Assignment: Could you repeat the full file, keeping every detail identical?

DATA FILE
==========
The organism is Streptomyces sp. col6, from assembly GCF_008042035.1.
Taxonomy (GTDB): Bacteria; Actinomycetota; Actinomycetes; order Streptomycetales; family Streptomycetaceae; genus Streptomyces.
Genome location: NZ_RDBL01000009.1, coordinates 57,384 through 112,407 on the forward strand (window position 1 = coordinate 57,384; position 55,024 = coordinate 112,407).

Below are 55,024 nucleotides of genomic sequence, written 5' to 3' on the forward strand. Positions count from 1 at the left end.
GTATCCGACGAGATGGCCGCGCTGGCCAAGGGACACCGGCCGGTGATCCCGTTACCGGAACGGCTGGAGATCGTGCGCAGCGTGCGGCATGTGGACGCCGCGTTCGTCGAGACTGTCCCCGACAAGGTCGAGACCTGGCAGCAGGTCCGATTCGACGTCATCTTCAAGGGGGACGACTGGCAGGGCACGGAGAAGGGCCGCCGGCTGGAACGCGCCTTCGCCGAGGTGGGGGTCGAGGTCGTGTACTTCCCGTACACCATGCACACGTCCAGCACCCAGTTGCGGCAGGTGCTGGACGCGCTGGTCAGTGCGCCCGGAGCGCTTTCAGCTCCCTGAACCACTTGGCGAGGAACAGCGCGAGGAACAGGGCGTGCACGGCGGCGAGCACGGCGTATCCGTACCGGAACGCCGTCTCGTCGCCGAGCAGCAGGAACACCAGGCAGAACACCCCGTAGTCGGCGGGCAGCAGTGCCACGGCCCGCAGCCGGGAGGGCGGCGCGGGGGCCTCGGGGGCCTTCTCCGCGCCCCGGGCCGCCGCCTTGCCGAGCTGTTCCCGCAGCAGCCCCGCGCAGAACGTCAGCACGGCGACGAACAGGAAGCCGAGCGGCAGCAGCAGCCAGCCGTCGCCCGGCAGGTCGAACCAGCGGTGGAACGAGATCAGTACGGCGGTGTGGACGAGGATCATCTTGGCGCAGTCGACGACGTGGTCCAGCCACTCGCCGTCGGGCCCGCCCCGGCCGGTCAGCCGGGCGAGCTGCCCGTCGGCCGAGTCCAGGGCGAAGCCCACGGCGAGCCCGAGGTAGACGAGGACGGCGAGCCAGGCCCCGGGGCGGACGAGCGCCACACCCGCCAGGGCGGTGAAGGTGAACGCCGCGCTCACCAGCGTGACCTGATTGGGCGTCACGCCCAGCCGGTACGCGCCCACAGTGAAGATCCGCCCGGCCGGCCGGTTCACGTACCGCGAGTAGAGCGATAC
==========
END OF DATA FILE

The organism is Streptomyces sp. col6, from assembly GCF_008042035.1.
Taxonomy (GTDB): Bacteria; Actinomycetota; Actinomycetes; order Streptomycetales; family Streptomycetaceae; genus Streptomyces.
Genome location: NZ_RDBL01000009.1, coordinates 57,384 through 112,407 on the forward strand (window position 1 = coordinate 57,384; position 55,024 = coordinate 112,407).

Below are 55,024 nucleotides of genomic sequence, written 5' to 3' on the forward strand. Positions count from 1 at the left end.
GTATCCGACGAGATGGCCGCGCTGGCCAAGGGACACCGGCCGGTGATCCCGTTACCGGAACGGCTGGAGATCGTGCGCAGCGTGCGGCATGTGGACGCCGCGTTCGTCGAGACTGTCCCCGACAAGGTCGAGACCTGGCAGCAGGTCCGATTCGACGTCATCTTCAAGGGGGACGACTGGCAGGGCACGGAGAAGGGCCGCCGGCTGGAACGCGCCTTCGCCGAGGTGGGGGTCGAGGTCGTGTACTTCCCGTACACCATGCACACGTCCAGCACCCAGTTGCGGCAGGTGCTGGACGCGCTGGTCAGTGCGCCCGGAGCGCTTTCAGCTCCCTGAACCACTTGGCGAGGAACAGCGCGAGGAACAGGGCGTGCACGGCGGCGAGCACGGCGTATCCGTACCGGAACGCCGTCTCGTCGCCGAGCAGCAGGAACACCAGGCAGAACACCCCGTAGTCGGCGGGCAGCAGTGCCACGGCCCGCAGCCGGGAGGGCGGCGCGGGGGCCTCGGGGGCCTTCTCCGCGCCCCGGGCCGCCGCCTTGCCGAGCTGTTCCCGCAGCAGCCCCGCGCAGAACGTCAGCACGGCGACGAACAGGAAGCCGAGCGGCAGCAGCAGCCAGCCGTCGCCCGGCAGGTCGAACCAGCGGTGGAACGAGATCAGTACGGCGGTGTGGACGAGGATCATCTTGGCGCAGTCGACGACGTGGTCCAGCCACTCGCCGTCGGGCCCGCCCCGGCCGGTCAGCCGGGCGAGCTGCCCGTCGGCCGAGTCCAGGGCGAAGCCCACGGCGAGCCCGAGGTAGACGAGGACGGCGAGCCAGGCCCCGGGGCGGACGAGCGCCACACCCGCCAGGGCGGTGAAGGTGAACGCCGCGCTCACCAGCGTGACCTGATTGGGCGTCACGCCCAGCCGGTACGCGCCCACAGTGAAGATCCGCCCGGCCGGCCGGTTCACGTACCGCGAGTAGAGCGATAC